Kathryn Hudson, the parliamentary standards commissioner, has launched an inquiry into Mr. Carmichael. She is the parliamentary ethics watchdog and has wide ranging powers to investigate MPs who may have broken the code of conduct.
The relevant sections of the code are
- Members shall base their conduct on a consideration of the public interest, avoid conflict between personal interest and the public interest and resolve any conflict between the two, at once, and in favour of the public interest.
- Information which Members receive in confidence in the course of their parliamentary duties should be used only in connection with those duties. Such information must never be used for the purpose of financial gain.
- Members shall never undertake any action which would cause significant damage to the reputation and integrity of the House of Commons as a whole, or of its Members generally.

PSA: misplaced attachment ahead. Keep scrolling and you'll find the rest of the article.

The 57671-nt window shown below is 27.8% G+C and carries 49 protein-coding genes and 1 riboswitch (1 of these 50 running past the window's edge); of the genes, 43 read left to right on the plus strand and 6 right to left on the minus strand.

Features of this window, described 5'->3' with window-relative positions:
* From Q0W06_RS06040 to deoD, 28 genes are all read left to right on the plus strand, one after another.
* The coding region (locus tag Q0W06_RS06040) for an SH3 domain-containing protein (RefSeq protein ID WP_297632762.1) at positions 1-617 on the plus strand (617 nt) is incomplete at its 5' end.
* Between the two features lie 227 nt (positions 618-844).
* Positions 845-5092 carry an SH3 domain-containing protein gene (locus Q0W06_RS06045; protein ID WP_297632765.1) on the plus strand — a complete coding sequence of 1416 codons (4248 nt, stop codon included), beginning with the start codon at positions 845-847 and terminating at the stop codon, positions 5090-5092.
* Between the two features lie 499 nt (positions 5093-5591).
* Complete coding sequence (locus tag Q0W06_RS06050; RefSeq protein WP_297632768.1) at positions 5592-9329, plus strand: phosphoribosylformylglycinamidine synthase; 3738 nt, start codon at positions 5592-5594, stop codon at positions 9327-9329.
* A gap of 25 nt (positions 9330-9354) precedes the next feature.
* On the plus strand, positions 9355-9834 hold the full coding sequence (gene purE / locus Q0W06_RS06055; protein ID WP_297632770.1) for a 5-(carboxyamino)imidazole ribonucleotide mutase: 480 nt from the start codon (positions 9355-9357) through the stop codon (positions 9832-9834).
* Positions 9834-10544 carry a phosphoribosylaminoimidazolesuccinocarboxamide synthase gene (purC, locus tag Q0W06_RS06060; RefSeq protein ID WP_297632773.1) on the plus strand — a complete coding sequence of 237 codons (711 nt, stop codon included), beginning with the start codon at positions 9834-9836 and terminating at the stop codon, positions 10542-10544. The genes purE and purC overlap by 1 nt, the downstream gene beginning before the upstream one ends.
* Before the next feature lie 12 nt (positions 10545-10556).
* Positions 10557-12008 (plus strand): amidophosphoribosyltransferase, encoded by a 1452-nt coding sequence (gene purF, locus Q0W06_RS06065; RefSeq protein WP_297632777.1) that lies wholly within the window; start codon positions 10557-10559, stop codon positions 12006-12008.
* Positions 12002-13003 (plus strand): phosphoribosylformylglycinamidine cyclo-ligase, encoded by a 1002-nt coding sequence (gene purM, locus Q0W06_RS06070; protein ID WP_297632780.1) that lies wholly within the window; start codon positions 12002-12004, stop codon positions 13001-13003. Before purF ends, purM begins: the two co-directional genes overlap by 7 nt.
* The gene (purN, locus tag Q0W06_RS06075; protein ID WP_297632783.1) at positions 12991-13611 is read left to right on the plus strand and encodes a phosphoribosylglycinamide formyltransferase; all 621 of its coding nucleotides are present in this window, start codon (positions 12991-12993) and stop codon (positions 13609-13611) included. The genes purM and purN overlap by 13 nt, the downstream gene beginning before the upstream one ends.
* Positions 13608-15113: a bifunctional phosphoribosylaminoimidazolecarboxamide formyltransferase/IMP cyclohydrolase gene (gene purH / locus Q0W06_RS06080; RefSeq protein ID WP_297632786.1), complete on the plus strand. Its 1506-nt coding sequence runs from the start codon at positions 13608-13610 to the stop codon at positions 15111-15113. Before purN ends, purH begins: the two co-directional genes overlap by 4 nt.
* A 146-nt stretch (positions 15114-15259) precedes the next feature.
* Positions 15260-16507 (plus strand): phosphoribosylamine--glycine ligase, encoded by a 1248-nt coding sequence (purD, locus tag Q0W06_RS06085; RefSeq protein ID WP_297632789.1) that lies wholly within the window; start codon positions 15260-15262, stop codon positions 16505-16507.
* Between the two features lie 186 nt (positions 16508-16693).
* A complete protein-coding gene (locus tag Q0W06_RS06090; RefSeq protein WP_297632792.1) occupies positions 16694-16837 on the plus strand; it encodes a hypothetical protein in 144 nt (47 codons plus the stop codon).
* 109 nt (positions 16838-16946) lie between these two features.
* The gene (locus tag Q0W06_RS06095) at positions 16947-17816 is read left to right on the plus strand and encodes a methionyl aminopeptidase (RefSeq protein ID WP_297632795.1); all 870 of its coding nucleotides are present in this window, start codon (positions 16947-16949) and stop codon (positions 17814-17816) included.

Looks to the Vole like a fair cop. Some of the discussions about the leak took place whilst he was still an MP before Parliament dissolved. Carmichael said in the Orcadian last week, “… I have damaged my relationship of trust with you …..one of the biggest regrets about my current position is that I have inevitably contributed to the already low esteem in which Parliament is held.
Having already said that and admitted the leak it is hard to see what he could say to justify himself to the House. If she thinks a breach has occurred it will then be up to a committee of the House of Commons to decide his fate. This is less likely to be as serious as some of the penalties that could be waiting for him after thea proceedings which we, the four petitioners, have initiated in Edinburgh. I wonder how the Police are getting on with theirs. Lots of frying pans and fires to be jumping around.
Yesterday, Nichola Sturgeon was in Orkney – she did not meet with us or seek any meeting with us, or us with her. This is what she said.
“When Alistair Carmichael finally admitted to leaking the memo about me, the inaccurate memo about me, obviously in an attempt to smear my reputation, he apologised to me and I have accepted that apology.